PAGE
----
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Need for independent dispute tribunal on copyright

Labour calls for independent dispute resolution tribunal on copyright


Labour spokesperson on communications and IT Clare Curran today called for an independent tribunal to be established by the Government to solve copyright disputes and resolve the differences of opinion between rights holders and internet service providers (ISPs).

Clare Curran said there are already existing organisations that fulfil this function such as the Copyright Tribunal and the Intellectual Property Office of the Ministry of Economic Development.

“It may be that one of those bodies could step up to perform the important role of mediation and adjudication on copyright disputes between rights holders and internet users, while not forcing ISPs to act as police and judge,” Clare Curran said.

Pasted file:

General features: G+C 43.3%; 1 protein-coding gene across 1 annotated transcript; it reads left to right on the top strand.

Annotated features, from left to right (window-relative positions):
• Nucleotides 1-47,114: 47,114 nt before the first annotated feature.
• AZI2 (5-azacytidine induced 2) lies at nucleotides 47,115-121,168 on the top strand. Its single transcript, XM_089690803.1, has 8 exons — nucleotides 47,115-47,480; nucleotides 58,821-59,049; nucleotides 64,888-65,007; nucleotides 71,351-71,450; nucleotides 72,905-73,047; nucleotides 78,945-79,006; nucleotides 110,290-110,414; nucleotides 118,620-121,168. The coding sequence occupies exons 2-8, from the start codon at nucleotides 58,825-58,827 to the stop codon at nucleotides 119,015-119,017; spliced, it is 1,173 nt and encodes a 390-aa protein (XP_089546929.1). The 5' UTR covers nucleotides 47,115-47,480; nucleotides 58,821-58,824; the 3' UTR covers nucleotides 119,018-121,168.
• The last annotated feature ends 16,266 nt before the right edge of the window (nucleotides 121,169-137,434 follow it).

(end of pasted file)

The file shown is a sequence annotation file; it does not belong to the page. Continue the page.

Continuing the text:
Ms Curran welcomed the Government's decision today to defer the commencement of Section 92A of the Copyright Act until March 27 and to suspend the Section if no agreement can be reached.

“This is a small step towards resolving the impasse between the ISPs and rights holders,” Clare Curran said.
“Despite official advice on the importance of finding a solution to the copyright issue, the National Government has missed an opportunity to take steps in that direction when it refused leave for an Amendment Bill to the Copyright Act to be introduced last week.

“Labour sought leave to introduce a Bill to amend the Act to ensure a workable code of practice was in place with the approval of the relevant Minister before Section 92A came into force.

“The National Government needed to show leadership on the issue and it’s good that they have taken action today.
“Instead of allowing the situation to drag on, they should intervene to establish an independent third party to adjudicate on disputes over copyright,” Clare Curran said.

ENDS


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